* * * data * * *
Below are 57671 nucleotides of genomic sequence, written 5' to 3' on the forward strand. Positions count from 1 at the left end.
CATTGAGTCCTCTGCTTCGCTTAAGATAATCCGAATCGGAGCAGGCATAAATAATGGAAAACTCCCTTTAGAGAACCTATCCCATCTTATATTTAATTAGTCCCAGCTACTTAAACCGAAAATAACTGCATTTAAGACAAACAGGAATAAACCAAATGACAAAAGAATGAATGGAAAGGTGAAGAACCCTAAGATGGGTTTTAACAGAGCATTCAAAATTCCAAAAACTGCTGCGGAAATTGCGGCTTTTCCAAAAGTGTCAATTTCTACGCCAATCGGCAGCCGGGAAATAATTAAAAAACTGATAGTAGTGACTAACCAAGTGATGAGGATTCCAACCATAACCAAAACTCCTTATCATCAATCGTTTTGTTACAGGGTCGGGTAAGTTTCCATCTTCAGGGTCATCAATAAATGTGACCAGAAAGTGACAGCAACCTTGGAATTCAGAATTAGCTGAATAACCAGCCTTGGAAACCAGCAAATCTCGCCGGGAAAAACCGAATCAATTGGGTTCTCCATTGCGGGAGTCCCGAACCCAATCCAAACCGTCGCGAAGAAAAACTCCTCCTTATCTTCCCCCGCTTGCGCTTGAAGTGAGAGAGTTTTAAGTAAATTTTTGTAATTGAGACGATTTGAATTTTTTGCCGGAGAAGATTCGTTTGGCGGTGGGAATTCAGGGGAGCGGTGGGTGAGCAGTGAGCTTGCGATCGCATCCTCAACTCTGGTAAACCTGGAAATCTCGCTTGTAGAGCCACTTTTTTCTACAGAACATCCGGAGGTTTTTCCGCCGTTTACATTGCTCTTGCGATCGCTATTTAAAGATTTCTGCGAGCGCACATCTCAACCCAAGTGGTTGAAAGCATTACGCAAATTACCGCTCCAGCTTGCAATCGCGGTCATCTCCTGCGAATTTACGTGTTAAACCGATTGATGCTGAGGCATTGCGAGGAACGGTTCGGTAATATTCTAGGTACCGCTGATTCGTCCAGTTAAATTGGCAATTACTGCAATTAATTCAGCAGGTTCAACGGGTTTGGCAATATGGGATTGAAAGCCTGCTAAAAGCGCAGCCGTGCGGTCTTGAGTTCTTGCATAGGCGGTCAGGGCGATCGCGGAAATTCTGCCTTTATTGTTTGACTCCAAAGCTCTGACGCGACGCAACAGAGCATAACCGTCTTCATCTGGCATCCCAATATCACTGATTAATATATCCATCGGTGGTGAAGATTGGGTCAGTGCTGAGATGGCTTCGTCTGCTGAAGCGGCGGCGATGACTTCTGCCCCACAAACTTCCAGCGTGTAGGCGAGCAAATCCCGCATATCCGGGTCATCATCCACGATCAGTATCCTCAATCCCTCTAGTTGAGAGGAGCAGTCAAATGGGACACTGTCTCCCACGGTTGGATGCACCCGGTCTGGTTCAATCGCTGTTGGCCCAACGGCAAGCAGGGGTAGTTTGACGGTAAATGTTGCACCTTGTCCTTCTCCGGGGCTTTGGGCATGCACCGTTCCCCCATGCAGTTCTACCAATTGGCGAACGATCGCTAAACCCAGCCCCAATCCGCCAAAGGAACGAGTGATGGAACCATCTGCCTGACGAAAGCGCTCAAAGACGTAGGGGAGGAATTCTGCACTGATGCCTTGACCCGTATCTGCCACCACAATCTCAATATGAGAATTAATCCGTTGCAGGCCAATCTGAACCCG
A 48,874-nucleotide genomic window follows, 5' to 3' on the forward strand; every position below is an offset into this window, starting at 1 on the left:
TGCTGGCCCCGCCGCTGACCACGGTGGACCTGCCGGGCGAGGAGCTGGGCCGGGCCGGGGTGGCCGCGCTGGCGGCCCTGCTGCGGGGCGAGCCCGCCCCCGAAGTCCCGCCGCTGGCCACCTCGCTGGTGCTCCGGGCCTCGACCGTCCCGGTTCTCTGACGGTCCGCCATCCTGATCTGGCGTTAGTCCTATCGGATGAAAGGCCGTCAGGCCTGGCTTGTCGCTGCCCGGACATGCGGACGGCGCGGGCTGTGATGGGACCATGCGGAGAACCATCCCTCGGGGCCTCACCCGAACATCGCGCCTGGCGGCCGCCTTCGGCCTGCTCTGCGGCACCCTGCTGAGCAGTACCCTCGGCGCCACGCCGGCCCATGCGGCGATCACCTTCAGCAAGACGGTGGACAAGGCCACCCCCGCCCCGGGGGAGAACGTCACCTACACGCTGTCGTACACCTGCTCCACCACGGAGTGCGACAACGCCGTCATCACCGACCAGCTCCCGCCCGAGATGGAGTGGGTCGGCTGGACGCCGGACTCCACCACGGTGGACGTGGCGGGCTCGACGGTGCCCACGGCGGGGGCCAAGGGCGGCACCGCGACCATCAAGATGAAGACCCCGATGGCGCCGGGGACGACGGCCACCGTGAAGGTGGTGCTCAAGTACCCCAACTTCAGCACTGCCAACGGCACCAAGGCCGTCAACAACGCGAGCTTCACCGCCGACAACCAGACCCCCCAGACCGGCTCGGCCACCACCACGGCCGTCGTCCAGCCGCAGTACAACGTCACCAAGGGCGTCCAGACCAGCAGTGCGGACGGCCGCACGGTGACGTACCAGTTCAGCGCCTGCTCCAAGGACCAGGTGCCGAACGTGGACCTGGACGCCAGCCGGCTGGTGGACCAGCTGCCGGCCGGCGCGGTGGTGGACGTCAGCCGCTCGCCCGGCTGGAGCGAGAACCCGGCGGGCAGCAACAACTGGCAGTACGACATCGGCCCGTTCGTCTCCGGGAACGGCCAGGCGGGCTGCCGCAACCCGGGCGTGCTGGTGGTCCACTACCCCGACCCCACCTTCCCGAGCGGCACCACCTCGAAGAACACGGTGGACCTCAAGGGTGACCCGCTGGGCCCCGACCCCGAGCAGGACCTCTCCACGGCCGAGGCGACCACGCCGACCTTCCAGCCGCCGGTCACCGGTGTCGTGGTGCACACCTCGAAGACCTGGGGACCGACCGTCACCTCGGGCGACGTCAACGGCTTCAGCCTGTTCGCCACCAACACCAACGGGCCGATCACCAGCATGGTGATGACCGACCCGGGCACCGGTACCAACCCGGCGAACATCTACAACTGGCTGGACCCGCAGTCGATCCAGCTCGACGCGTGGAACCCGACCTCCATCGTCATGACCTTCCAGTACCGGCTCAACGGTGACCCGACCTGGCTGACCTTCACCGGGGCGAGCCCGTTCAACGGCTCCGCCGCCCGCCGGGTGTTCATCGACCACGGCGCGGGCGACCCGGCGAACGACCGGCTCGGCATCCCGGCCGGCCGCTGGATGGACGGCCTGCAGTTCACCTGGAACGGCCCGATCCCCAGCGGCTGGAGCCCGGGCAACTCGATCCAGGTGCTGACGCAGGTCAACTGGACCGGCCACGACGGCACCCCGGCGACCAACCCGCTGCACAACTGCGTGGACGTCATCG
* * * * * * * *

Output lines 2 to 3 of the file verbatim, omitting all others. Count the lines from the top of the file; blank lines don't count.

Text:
CATTGAGTCCTCTGCTTCGCTTAAGATAATCCGAATCGGAGCAGGCATAAATAATGGAAAACTCCCTTTAGAGAACCTATCCCATCTTATATTTAATTAGTCCCAGCTACTTAAACCGAAAATAACTGCATTTAAGACAAACAGGAATAAACCAAATGACAAAAGAATGAATGGAAAGGTGAAGAACCCTAAGATGGGTTTTAACAGAGCATTCAAAATTCCAAAAACTGCTGCGGAAATTGCGGCTTTTCCAAAAGTGTCAATTTCTACGCCAATCGGCAGCCGGGAAATAATTAAAAAACTGATAGTAGTGACTAACCAAGTGATGAGGATTCCAACCATAACCAAAACTCCTTATCATCAATCGTTTTGTTACAGGGTCGGGTAAGTTTCCATCTTCAGGGTCATCAATAAATGTGACCAGAAAGTGACAGCAACCTTGGAATTCAGAATTAGCTGAATAACCAGCCTTGGAAACCAGCAAATCTCGCCGGGAAAAACCGAATCAATTGGGTTCTCCATTGCGGGAGTCCCGAACCCAATCCAAACCGTCGCGAAGAAAAACTCCTCCTTATCTTCCCCCGCTTGCGCTTGAAGTGAGAGAGTTTTAAGTAAATTTTTGTAATTGAGACGATTTGAATTTTTTGCCGGAGAAGATTCGTTTGGCGGTGGGAATTCAGGGGAGCGGTGGGTGAGCAGTGAGCTTGCGATCGCATCCTCAACTCTGGTAAACCTGGAAATCTCGCTTGTAGAGCCACTTTTTTCTACAGAACATCCGGAGGTTTTTCCGCCGTTTACATTGCTCTTGCGATCGCTATTTAAAGATTTCTGCGAGCGCACATCTCAACCCAAGTGGTTGAAAGCATTACGCAAATTACCGCTCCAGCTTGCAATCGCGGTCATCTCCTGCGAATTTACGTGTTAAACCGATTGATGCTGAGGCATTGCGAGGAACGGTTCGGTAATATTCTAGGTACCGCTGATTCGTCCAGTTAAATTGGCAATTACTGCAATTAATTCAGCAGGTTCAACGGGTTTGGCAATATGGGATTGAAAGCCTGCTAAAAGCGCAGCCGTGCGGTCTTGAGTTCTTGCATAGGCGGTCAGGGCGATCGCGGAAATTCTGCCTTTATTGTTTGACTCCAAAGCTCTGACGCGACGCAACAGAGCATAACCGTCTTCATCTGGCATCCCAATATCACTGATTAATATATCCATCGGTGGTGAAGATTGGGTCAGTGCTGAGATGGCTTCGTCTGCTGAAGCGGCGGCGATGACTTCTGCCCCACAAACTTCCAGCGTGTAGGCGAGCAAATCCCGCATATCCGGGTCATCATCCACGATCAGTATCCTCAATCCCTCTAGTTGAGAGGAGCAGTCAAATGGGACACTGTCTCCCACGGTTGGATGCACCCGGTCTGGTTCAATCGCTGTTGGCCCAACGGCAAGCAGGGGTAGTTTGACGGTAAATGTTGCACCTTGTCCTTCTCCGGGGCTTTGGGCATGCACCGTTCCCCCATGCAGTTCTACCAATTGGCGAACGATCGCTAAACCCAGCCCCAATCCGCCAAAGGAACGAGTGATGGAACCATCTGCCTGACGAAAGCGCTCAAAGACGTAGGGGAGGAATTCTGCACTGATGCCTTGACCCGTATCTGCCACCACAATCTCAATATGAGAATTAATCCGTTGCAGGCCAATCTGAACCCG
A 48,874-nucleotide genomic window follows, 5' to 3' on the forward strand; every position below is an offset into this window, starting at 1 on the left: